Hill End – Beyers Cottage

Hill End. An abandoned goldrush town. Home to the ghosts of pan-shackled miners, some who won big and others who lost. In 1872 it was NSW’s largest inland settlement. Incorrectly named Forbes before Hill End was chosen and the town gazetted, it is a place that carries the memory of the wily antics of the estimated [...]

By | November 10th, 2018|Art & Art history, Australian History|0 Comments

Orroral homestead

Orroral homestead - a snapshot of a fabulous old homestead: Stock stations in the Canberra district were established towards the end of 1824 and several years later pioneers settled in the mountain valleys west of the Murrumbidgee, beyond the limit of the 19 counties. William Herbert paid £10 for a pasturage licence in 1839 for [...]

The first Afghan cameleers.

Elder & Co. brought the first ‘Afghans’ (Afghan cameleers) to South Australia to help traverse the desert terrain and long distances. Thirty-one Afghans arrived on the the ship 'The Blackwell' at Port Augusta and on New Year’s Eve 1865 the waiting crowd of onlookers watched the remarkable sight of 124 camels being lifted and deposited [...]

How a cow and a calf led mobs of cattle across the Darling River.

“Wilcannia, city of wind and dust, Queen of the western plains; Where man works for his daily crust, And it seldom ever rains.”   (The Barrier Miner, Friday, November 3, 1939.) The Burke and Wills expedition is well known.  Burke’s impatience on reaching Cooper’s Creek on November 11, 1860 and the unfolding disaster that transpired became [...]

The Victorian grazier who married a Hollywood actress.

When grazier Scobie Mackinnon married 1920s Hollywood silent screen actress, Claire Adams after meeting her in England following the Coronation of 1937 life at Mooramong homestead in Skipton Victoria was bound to change. Mooramong began its life under settler hands in 1838 when the squatting run was taken up by the Scottish immigrant Alexander Anderson [...]

The Australian pastoralist who became our first millionaire.

Imagine owning pastoral lands equal to a third of the size of Belgium. James Tyson (1819-1898) was an Australian born, self-made ‘millionaire’ who owned a string of properties around Australia. His fame as a pastoral tycoon, immortalised by Banjo Paterson in the Poem T.Y.S.O.N. By the time Tyson finished acquiring pastoral leases along the Warrego River [...]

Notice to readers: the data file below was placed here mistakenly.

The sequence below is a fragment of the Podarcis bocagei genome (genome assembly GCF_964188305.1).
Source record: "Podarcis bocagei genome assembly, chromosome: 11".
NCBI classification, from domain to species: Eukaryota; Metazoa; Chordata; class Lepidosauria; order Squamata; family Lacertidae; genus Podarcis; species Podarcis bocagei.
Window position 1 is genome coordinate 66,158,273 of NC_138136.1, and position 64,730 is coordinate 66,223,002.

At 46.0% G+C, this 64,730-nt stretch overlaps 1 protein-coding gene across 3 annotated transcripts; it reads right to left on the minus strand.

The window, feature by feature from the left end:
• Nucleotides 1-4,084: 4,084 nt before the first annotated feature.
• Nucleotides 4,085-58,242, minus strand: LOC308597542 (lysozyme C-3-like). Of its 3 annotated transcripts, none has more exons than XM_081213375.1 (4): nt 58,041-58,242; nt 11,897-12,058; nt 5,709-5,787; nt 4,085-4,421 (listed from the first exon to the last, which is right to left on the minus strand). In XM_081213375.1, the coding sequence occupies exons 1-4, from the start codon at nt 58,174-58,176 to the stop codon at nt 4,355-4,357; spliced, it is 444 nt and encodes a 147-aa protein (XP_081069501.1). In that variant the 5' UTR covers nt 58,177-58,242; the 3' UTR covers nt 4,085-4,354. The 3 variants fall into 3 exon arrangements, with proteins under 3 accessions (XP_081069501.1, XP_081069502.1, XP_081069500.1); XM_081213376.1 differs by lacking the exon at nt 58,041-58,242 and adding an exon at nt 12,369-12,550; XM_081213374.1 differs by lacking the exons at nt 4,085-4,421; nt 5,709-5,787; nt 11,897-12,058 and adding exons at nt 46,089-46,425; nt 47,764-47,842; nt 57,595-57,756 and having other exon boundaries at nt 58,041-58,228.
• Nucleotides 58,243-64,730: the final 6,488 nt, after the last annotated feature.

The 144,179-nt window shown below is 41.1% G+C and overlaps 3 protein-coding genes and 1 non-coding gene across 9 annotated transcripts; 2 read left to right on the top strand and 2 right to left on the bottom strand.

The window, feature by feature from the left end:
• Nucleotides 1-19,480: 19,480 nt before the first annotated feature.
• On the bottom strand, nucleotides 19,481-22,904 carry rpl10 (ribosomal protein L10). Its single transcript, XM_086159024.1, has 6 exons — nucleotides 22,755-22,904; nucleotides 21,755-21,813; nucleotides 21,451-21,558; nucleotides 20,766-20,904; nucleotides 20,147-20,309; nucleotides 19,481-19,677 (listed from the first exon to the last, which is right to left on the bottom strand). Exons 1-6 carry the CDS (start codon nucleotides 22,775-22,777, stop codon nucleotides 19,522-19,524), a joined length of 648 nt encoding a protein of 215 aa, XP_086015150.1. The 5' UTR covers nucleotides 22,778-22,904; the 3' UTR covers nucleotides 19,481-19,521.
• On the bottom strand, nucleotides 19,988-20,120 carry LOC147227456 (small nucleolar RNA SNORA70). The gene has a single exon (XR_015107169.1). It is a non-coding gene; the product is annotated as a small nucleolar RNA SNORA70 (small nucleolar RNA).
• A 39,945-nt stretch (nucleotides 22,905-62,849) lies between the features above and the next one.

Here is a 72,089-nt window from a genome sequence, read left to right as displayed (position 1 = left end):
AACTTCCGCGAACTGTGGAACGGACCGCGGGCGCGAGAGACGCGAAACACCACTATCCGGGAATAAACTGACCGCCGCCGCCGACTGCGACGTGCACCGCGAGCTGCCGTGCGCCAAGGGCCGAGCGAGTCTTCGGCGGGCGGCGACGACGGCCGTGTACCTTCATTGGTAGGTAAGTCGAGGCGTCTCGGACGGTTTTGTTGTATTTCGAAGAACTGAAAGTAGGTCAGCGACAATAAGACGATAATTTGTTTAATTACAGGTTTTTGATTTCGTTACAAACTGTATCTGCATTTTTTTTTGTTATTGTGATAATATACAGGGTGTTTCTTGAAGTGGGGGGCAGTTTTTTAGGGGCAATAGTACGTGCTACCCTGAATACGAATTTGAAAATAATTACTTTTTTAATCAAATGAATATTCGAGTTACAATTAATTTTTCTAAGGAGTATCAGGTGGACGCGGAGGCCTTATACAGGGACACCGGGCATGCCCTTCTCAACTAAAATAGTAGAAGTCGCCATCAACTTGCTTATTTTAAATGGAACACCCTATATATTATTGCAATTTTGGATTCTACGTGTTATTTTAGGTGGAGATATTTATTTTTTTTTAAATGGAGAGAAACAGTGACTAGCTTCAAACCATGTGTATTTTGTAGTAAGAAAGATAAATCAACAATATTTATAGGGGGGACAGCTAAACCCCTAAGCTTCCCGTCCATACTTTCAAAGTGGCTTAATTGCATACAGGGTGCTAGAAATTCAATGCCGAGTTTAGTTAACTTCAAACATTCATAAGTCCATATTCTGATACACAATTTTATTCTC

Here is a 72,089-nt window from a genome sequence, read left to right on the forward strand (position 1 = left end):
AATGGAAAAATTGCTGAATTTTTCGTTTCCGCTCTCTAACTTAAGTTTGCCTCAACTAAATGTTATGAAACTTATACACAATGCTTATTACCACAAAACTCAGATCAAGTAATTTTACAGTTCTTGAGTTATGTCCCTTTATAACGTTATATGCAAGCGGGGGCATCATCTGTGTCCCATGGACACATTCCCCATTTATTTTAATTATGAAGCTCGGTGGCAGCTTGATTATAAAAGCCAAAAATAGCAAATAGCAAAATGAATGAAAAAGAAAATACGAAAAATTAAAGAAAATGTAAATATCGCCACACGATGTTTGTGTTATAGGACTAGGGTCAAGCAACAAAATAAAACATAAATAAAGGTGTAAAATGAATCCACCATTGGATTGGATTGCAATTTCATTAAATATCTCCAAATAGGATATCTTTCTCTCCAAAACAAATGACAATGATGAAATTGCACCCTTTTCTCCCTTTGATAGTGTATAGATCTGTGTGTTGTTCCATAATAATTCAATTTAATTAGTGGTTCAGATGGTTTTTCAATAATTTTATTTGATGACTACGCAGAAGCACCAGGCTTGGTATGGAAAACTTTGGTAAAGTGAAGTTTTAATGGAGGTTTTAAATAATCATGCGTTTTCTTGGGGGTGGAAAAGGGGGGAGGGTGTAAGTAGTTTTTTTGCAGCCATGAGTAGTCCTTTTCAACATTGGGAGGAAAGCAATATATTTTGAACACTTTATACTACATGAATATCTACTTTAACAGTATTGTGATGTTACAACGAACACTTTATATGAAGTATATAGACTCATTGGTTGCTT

The Wimmera, woolsheds & the Scottish hero William Wallace.

In 1845 George and James Hope arrived on the western edge of the Wimmera district of Victoria, near the town of Edenhope (established some years later) a scant thirty kilometres from the South Australian border. They chose the shores of a lake as part of their 48,000 ha selection, naming it Lake Wallace after William [...]

A bushman with his dog

A bushman with his dog and horse outside a humpy. This picture is thought to have been taken in the Hughenden district, QLD, around 1910-1920. By the looks of it it's made from canvas and branches and you can see cooking utensils near the entrance. A humpy (or gunyah) was traditionally used by Aboriginals as [...]

The boy who held up a town – Ben Hall

In the early years of the 1860s a young wife abandoned her husband and with her son in tow went to live with a stockman named James Taylor. This woman’s leap towards a new life would probably have never been of interest were her husband not Ben Hall, who at the age of nineteen would [...]

Bushrangers – The Wild Colonial Boy

Loved, admired, loathed. Songs sung about them and poems written. To this day the infamous Ned Kelly remains an icon but with the origins of our bushrangers beginning with our early penal settlements it was inevitable that brutal times would produce desperate people. These men who were originally escaped convicts, glanced over their shoulder at [...]

By | April 30th, 2018|Australian History|0 Comments
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